Applying statistical analysis to the CVI
As mentioned above, the CVI tool includes the ESRI Enterprise dashboard and open sourced Python code written to extract the data from the U.S. Census, define the fourteen variables, and construct the CVI for each Municipio, Barrio, and Census Tract in Puerto Rico. To demonstrate how the code could be customized for targeted use by local government decision makers, we augmented the code to compare the CVI of different regions of the archipelago by performing statistical analysis, including statistical hypothesis testing. In Puerto Rico, the government agency tasked with emergency management response is the Negociado para el Manejo de Emergencias y Administración de Desastres (NMEAD). Under Puerto Rico’s Law 20-2017, NMEAD is responsible for implementing and maintaining the 2021 Puerto Rico All-Hazards Plan (PRAHP). This plan establishes processes to coordinate emergency management program operations across the archipelago. As shown in Figure 5, NMEAD has split Puerto Rico’s municipios into ten different Operational Zones, each reporting to NMEAD’s Commissioner.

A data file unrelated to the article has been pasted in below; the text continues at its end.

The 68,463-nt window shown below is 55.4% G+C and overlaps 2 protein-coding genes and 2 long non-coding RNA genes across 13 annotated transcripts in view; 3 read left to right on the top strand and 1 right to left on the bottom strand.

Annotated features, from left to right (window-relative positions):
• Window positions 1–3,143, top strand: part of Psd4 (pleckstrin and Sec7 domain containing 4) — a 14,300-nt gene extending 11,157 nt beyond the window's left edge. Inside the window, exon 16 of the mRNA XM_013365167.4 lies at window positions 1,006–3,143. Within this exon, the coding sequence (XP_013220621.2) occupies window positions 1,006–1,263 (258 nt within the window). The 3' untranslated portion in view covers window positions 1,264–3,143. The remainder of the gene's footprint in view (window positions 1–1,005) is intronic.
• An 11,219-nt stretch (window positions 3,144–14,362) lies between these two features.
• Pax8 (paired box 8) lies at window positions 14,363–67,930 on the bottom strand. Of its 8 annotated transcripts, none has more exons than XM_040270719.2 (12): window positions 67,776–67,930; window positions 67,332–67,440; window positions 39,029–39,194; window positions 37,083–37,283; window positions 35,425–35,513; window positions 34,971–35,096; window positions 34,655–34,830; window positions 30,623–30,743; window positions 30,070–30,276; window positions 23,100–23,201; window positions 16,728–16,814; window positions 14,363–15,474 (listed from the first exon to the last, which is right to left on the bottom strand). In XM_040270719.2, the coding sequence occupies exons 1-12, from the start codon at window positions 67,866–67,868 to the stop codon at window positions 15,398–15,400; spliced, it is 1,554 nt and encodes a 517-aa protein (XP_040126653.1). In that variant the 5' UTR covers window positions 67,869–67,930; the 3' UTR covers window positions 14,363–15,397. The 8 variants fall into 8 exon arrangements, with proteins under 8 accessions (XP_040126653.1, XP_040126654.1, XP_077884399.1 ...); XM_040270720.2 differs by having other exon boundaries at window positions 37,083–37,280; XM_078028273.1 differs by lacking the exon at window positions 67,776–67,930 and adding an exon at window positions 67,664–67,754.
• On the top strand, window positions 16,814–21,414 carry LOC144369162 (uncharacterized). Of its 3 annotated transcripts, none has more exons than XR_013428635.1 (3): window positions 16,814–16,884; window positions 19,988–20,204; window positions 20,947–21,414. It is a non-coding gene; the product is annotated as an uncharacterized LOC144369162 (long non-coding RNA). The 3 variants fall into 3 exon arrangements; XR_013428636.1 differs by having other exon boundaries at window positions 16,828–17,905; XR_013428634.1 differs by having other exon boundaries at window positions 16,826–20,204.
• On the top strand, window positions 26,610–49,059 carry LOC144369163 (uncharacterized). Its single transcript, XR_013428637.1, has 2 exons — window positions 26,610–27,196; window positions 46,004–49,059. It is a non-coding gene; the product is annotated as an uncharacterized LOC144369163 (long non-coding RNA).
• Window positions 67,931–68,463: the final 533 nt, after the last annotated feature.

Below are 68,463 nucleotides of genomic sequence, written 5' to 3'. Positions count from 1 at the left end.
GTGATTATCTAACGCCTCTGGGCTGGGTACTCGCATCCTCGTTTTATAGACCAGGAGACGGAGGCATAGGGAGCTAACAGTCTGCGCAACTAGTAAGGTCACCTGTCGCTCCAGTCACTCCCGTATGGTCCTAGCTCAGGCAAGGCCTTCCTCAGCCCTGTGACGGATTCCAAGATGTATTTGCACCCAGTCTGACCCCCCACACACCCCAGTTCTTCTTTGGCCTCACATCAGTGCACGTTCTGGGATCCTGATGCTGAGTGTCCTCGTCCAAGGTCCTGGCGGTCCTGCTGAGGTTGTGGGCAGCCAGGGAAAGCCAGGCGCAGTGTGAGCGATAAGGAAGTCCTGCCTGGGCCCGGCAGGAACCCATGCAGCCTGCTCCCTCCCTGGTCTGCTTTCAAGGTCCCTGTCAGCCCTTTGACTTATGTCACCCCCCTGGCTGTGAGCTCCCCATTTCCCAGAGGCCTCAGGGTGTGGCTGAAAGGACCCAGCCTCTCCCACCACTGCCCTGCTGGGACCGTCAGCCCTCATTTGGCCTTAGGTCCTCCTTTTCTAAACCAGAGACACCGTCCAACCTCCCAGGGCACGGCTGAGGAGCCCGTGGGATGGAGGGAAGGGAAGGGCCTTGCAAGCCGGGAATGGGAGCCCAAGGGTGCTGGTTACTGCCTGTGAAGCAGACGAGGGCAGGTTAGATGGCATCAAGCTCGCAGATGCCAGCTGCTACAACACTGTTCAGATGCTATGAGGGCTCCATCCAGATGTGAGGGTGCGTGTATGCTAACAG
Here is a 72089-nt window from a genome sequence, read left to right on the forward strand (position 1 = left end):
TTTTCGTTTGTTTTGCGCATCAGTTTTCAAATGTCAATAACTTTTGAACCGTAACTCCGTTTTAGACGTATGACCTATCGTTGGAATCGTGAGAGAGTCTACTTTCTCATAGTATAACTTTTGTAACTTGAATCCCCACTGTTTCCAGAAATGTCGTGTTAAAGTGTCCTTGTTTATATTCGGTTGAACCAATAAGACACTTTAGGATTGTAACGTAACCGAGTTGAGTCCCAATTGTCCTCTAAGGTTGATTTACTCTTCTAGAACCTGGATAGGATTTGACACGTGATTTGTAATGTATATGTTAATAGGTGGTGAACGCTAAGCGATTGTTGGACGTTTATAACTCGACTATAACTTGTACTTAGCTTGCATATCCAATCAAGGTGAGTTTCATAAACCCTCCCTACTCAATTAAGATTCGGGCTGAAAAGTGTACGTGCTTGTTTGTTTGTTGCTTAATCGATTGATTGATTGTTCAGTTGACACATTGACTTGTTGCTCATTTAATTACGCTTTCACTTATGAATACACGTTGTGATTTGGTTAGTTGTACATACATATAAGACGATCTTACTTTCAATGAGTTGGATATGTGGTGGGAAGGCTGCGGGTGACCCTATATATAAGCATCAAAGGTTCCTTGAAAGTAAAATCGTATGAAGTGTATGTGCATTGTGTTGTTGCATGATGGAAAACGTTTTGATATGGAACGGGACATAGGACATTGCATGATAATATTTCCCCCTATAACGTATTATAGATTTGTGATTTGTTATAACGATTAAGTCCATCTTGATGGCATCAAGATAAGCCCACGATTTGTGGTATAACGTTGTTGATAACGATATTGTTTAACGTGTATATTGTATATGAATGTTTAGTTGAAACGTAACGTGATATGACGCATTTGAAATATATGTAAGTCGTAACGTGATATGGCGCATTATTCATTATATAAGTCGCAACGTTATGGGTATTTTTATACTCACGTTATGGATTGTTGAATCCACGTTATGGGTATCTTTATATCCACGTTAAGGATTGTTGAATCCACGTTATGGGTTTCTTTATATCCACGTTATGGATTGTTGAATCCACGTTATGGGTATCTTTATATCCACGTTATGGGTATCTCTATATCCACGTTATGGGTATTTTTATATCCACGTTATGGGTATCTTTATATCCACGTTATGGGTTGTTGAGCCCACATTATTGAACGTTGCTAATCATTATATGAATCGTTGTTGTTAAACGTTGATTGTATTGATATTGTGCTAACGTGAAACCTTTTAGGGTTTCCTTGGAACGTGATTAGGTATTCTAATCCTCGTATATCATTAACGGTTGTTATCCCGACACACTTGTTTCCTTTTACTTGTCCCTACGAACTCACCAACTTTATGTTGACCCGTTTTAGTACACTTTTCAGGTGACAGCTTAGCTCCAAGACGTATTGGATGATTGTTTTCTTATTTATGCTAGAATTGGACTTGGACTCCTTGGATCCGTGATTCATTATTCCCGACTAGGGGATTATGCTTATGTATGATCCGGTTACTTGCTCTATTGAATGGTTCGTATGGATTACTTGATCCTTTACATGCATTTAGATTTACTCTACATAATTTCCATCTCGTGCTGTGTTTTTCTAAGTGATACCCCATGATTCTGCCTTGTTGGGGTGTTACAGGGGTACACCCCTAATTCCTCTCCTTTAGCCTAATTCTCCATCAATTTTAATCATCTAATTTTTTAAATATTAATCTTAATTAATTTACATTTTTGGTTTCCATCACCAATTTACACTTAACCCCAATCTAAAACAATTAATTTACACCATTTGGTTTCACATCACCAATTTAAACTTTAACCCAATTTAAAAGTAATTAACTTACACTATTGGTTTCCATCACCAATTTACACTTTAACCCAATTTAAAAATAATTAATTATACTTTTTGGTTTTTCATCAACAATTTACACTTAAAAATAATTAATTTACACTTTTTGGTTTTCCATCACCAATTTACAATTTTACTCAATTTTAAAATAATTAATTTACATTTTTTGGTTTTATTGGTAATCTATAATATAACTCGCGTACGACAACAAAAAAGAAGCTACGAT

Figure 5. NMEAD Operational Zones
Source: Negociado para el Manejo de Emergencias y Administración de Desastres (NMEAD).
To demonstrate how NMEAD could leverage the CVI to assess risk to the children population in Puerto Rico, we analyzed the socioeconomic profile of all the NMEAD Operational Zones by child vulnerability variable theme. Then, using statistical hypothesis testing, we compared the mean CVI of Municipios, Barrios, and Census Tracts within an Operational Zone to the mean CVI of Municipios, Barrios, and Census Tracts within all other Operational Zones. Such analysis can provide actionable insights to inform pre-disaster risk mitigation efforts for the child population in Puerto Rico, as well as post-disaster resource allocation and emergency responses specifically targeted to children.